(Oy Vey! – a Jewish expression for dismay or grief)
“Then Jesus asked, ‘Were not ten made clean? But the other nine where are they? Was none of them found to return and give praise to God except this foreigner?”
Luke 17:17-18 (NRSV)
Today I am imagining what might have been said and done in relation to Jesus’ healing of ten lepers. See if you can imagine such a scene as this. Jesus was on His way to Jerusalem passing through the region between Samaria and Galilee. He entered a village and ten lepers approached Him. Keeping their distance, as rightly they should so as not to render Jesus and His company unclean, they cried out, “Jesus, Master, have mercy on us!” When Jesus saw them, He said to them, “Go and show yourselves to the priests.” Obeying Jesus command, they ran toward the priests and as they went they were made clean. Then one of them, when he saw he was healed, turned back praising God with a loud voice. He fell at Jesus’ feet and thanked Him. And he was a Samaritan.” Now we pick up our story with the ten Jewish young men.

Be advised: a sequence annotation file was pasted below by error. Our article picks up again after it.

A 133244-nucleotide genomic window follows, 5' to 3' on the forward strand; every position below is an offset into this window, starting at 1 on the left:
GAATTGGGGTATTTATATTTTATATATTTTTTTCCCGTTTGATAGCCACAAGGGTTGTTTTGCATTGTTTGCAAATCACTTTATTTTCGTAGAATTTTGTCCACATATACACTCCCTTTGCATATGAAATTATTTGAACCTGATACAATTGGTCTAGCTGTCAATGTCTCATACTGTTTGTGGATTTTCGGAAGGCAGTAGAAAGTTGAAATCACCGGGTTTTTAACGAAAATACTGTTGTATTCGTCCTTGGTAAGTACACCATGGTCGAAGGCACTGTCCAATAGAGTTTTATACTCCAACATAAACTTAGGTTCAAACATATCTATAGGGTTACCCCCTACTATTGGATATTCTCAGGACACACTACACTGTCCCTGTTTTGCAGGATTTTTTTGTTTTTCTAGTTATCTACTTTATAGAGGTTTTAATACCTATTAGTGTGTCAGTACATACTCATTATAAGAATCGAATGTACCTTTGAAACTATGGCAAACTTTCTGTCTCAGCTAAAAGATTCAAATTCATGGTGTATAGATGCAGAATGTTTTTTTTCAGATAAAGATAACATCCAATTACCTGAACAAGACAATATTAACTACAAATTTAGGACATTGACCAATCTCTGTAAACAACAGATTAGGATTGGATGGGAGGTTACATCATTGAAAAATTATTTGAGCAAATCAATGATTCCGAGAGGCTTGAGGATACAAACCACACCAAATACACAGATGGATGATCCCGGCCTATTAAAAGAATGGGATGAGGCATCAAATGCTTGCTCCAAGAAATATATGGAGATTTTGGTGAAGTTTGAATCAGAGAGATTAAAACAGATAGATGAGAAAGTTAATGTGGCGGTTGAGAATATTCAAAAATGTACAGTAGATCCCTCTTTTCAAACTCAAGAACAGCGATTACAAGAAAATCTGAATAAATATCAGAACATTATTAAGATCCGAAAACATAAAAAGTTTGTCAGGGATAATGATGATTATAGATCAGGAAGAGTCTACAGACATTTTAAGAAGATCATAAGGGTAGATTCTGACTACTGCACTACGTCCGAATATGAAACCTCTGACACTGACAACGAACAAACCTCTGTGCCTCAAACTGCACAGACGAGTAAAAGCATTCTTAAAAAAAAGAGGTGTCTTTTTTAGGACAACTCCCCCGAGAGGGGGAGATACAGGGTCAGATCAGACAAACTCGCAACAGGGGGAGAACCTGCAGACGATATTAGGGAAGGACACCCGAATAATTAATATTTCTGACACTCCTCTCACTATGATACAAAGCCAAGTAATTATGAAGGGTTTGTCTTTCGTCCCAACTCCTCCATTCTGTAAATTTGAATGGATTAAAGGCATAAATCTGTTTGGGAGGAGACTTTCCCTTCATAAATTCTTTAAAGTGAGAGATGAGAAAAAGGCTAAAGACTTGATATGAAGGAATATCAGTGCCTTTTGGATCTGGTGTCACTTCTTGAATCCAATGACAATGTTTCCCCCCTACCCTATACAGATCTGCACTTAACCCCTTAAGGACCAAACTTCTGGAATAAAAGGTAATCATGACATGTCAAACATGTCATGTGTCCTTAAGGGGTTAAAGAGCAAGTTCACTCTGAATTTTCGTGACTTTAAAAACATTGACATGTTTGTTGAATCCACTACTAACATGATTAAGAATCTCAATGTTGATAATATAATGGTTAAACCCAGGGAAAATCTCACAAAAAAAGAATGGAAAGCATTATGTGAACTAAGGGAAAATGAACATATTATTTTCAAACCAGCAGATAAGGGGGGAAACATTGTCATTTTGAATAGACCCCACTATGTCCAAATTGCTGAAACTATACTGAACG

After showing themselves to the priests and being pronounced “clean,” they went to be reunited with their own families and most likely went to see their mothers. After the embracing with hugs and kisses, naturally the mothers wanted to know how this wonderfully thing happened. They were eager to learn how their sons’ health had been restored.
The sons recounted their story, telling how they went to see the priests as Jesus commanded. They added that on the way they were healed, but they went to see the priests any way. Once they were healed their first thought was going home to be reunited with their loved ones. Then the mothers asked, “And did you go back to thank Jesus for what He had done for you? “No, Mother, we were so excited to have our health restored and to see our loved ones after all these years. I didn’t go back.”“Oy Vey!” the mothers cried as disbelief and anger filled them. How could you have forgotten to say “Thanks?”“Now, young man you march yourself right back to Jesus and tell Him you had been taught better. You thank Him for His grace and mercy and don’t you come back until you have done so!
Thank You, Lord, for parents who taught us to say, “Thank you,” “Please,” “I’m sorry.” and “Forgive me.” In Christ’s name, we pray. Amen.